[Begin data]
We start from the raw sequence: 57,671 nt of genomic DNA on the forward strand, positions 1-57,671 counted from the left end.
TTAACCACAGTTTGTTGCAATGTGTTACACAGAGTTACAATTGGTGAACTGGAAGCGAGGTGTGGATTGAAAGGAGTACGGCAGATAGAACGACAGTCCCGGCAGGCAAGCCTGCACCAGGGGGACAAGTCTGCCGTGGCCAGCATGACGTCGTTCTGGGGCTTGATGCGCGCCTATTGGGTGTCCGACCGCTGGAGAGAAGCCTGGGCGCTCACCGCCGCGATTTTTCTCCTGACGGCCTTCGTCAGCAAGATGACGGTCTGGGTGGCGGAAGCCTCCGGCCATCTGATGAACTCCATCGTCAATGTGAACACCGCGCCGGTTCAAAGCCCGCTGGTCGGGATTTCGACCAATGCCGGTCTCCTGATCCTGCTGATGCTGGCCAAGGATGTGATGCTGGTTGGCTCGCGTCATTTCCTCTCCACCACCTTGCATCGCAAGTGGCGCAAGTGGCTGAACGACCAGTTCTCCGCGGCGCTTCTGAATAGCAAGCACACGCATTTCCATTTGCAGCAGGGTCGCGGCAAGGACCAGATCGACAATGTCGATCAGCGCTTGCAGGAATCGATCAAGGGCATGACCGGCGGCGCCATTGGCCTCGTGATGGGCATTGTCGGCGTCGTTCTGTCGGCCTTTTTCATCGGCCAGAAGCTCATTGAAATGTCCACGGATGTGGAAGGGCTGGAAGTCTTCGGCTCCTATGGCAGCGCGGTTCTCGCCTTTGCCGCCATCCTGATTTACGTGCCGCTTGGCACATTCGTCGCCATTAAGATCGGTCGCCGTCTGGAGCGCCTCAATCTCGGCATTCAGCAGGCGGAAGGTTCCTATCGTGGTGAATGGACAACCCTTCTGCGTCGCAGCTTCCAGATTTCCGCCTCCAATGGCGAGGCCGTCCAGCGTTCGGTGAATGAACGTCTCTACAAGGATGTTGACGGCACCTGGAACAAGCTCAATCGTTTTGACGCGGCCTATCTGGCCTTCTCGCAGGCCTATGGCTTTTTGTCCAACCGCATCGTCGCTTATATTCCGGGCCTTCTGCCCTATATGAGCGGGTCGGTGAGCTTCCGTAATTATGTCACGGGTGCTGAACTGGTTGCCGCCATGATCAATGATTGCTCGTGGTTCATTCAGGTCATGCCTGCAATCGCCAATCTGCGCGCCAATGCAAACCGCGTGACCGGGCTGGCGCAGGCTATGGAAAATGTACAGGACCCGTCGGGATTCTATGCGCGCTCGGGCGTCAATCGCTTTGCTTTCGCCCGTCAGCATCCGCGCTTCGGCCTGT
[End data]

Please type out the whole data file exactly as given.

We start from the raw sequence: 57,671 nt of genomic DNA on the forward strand, positions 1-57,671 counted from the left end.
TTAACCACAGTTTGTTGCAATGTGTTACACAGAGTTACAATTGGTGAACTGGAAGCGAGGTGTGGATTGAAAGGAGTACGGCAGATAGAACGACAGTCCCGGCAGGCAAGCCTGCACCAGGGGGACAAGTCTGCCGTGGCCAGCATGACGTCGTTCTGGGGCTTGATGCGCGCCTATTGGGTGTCCGACCGCTGGAGAGAAGCCTGGGCGCTCACCGCCGCGATTTTTCTCCTGACGGCCTTCGTCAGCAAGATGACGGTCTGGGTGGCGGAAGCCTCCGGCCATCTGATGAACTCCATCGTCAATGTGAACACCGCGCCGGTTCAAAGCCCGCTGGTCGGGATTTCGACCAATGCCGGTCTCCTGATCCTGCTGATGCTGGCCAAGGATGTGATGCTGGTTGGCTCGCGTCATTTCCTCTCCACCACCTTGCATCGCAAGTGGCGCAAGTGGCTGAACGACCAGTTCTCCGCGGCGCTTCTGAATAGCAAGCACACGCATTTCCATTTGCAGCAGGGTCGCGGCAAGGACCAGATCGACAATGTCGATCAGCGCTTGCAGGAATCGATCAAGGGCATGACCGGCGGCGCCATTGGCCTCGTGATGGGCATTGTCGGCGTCGTTCTGTCGGCCTTTTTCATCGGCCAGAAGCTCATTGAAATGTCCACGGATGTGGAAGGGCTGGAAGTCTTCGGCTCCTATGGCAGCGCGGTTCTCGCCTTTGCCGCCATCCTGATTTACGTGCCGCTTGGCACATTCGTCGCCATTAAGATCGGTCGCCGTCTGGAGCGCCTCAATCTCGGCATTCAGCAGGCGGAAGGTTCCTATCGTGGTGAATGGACAACCCTTCTGCGTCGCAGCTTCCAGATTTCCGCCTCCAATGGCGAGGCCGTCCAGCGTTCGGTGAATGAACGTCTCTACAAGGATGTTGACGGCACCTGGAACAAGCTCAATCGTTTTGACGCGGCCTATCTGGCCTTCTCGCAGGCCTATGGCTTTTTGTCCAACCGCATCGTCGCTTATATTCCGGGCCTTCTGCCCTATATGAGCGGGTCGGTGAGCTTCCGTAATTATGTCACGGGTGCTGAACTGGTTGCCGCCATGATCAATGATTGCTCGTGGTTCATTCAGGTCATGCCTGCAATCGCCAATCTGCGCGCCAATGCAAACCGCGTGACCGGGCTGGCGCAGGCTATGGAAAATGTACAGGACCCGTCGGGATTCTATGCGCGCTCGGGCGTCAATCGCTTTGCTTTCGCCCGTCAGCATCCGCGCTTCGGCCTGT